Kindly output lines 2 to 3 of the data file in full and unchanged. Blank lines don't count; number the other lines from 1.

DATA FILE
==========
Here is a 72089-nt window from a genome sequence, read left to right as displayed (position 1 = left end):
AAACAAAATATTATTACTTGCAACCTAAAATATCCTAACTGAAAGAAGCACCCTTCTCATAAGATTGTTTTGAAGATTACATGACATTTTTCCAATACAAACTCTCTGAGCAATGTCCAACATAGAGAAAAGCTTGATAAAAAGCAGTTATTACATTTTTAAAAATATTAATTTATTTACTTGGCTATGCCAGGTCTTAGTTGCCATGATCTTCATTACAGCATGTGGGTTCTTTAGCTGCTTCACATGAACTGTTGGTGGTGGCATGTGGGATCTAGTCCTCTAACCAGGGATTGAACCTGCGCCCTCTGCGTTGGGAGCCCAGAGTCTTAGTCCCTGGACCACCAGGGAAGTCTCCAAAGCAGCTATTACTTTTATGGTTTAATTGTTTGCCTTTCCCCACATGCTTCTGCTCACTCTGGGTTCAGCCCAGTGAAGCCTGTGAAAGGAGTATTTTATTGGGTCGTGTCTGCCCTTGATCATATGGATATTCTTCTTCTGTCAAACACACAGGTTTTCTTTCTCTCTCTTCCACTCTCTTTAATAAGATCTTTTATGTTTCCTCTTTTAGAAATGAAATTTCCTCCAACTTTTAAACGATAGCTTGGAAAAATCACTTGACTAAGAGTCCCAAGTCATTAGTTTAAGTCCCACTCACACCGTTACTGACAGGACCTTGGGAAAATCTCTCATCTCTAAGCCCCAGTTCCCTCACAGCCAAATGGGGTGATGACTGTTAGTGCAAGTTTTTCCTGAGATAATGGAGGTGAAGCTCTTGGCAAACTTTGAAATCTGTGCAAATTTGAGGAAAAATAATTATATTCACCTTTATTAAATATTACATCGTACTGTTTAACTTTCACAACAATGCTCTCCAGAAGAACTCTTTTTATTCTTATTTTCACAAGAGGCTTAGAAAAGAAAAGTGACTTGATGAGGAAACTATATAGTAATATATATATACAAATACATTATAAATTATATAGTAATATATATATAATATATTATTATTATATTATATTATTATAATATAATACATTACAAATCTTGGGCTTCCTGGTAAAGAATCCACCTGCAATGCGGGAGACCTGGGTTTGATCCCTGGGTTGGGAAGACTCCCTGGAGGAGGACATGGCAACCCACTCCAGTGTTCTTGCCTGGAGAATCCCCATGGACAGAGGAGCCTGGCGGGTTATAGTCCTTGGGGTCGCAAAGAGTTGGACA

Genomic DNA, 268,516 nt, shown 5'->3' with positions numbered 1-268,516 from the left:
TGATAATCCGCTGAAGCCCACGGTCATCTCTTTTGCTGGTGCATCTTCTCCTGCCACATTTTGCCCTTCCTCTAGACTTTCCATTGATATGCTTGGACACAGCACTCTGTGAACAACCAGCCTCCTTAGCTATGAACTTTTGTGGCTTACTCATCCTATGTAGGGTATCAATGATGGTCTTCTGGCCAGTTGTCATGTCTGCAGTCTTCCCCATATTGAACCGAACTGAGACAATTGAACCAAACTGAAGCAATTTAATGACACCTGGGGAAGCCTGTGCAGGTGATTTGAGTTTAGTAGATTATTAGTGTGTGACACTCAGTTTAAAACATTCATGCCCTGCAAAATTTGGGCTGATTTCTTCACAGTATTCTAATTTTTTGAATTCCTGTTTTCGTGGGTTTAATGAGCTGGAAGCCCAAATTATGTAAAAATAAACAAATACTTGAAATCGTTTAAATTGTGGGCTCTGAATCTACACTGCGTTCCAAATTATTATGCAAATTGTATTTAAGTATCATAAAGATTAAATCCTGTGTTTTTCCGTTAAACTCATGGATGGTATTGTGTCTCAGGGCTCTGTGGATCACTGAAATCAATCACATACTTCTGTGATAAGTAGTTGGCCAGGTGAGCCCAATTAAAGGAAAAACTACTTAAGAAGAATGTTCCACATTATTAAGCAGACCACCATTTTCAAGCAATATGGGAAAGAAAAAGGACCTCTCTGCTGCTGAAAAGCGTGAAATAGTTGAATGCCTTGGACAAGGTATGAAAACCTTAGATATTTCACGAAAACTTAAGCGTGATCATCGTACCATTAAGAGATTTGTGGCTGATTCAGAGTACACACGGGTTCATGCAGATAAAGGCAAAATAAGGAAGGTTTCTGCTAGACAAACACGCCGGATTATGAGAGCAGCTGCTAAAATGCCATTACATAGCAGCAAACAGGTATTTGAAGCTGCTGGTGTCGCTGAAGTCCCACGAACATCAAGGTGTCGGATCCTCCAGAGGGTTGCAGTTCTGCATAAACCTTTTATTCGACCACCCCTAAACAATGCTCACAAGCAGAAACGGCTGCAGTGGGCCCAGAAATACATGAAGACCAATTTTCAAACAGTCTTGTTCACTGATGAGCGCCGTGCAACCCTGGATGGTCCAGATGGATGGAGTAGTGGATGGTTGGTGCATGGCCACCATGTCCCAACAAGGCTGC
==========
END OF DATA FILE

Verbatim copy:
AAACAAAATATTATTACTTGCAACCTAAAATATCCTAACTGAAAGAAGCACCCTTCTCATAAGATTGTTTTGAAGATTACATGACATTTTTCCAATACAAACTCTCTGAGCAATGTCCAACATAGAGAAAAGCTTGATAAAAAGCAGTTATTACATTTTTAAAAATATTAATTTATTTACTTGGCTATGCCAGGTCTTAGTTGCCATGATCTTCATTACAGCATGTGGGTTCTTTAGCTGCTTCACATGAACTGTTGGTGGTGGCATGTGGGATCTAGTCCTCTAACCAGGGATTGAACCTGCGCCCTCTGCGTTGGGAGCCCAGAGTCTTAGTCCCTGGACCACCAGGGAAGTCTCCAAAGCAGCTATTACTTTTATGGTTTAATTGTTTGCCTTTCCCCACATGCTTCTGCTCACTCTGGGTTCAGCCCAGTGAAGCCTGTGAAAGGAGTATTTTATTGGGTCGTGTCTGCCCTTGATCATATGGATATTCTTCTTCTGTCAAACACACAGGTTTTCTTTCTCTCTCTTCCACTCTCTTTAATAAGATCTTTTATGTTTCCTCTTTTAGAAATGAAATTTCCTCCAACTTTTAAACGATAGCTTGGAAAAATCACTTGACTAAGAGTCCCAAGTCATTAGTTTAAGTCCCACTCACACCGTTACTGACAGGACCTTGGGAAAATCTCTCATCTCTAAGCCCCAGTTCCCTCACAGCCAAATGGGGTGATGACTGTTAGTGCAAGTTTTTCCTGAGATAATGGAGGTGAAGCTCTTGGCAAACTTTGAAATCTGTGCAAATTTGAGGAAAAATAATTATATTCACCTTTATTAAATATTACATCGTACTGTTTAACTTTCACAACAATGCTCTCCAGAAGAACTCTTTTTATTCTTATTTTCACAAGAGGCTTAGAAAAGAAAAGTGACTTGATGAGGAAACTATATAGTAATATATATATACAAATACATTATAAATTATATAGTAATATATATATAATATATTATTATTATATTATATTATTATAATATAATACATTACAAATCTTGGGCTTCCTGGTAAAGAATCCACCTGCAATGCGGGAGACCTGGGTTTGATCCCTGGGTTGGGAAGACTCCCTGGAGGAGGACATGGCAACCCACTCCAGTGTTCTTGCCTGGAGAATCCCCATGGACAGAGGAGCCTGGCGGGTTATAGTCCTTGGGGTCGCAAAGAGTTGGACA

Genomic DNA, 268,516 nt, shown 5'->3' with positions numbered 1-268,516 from the left: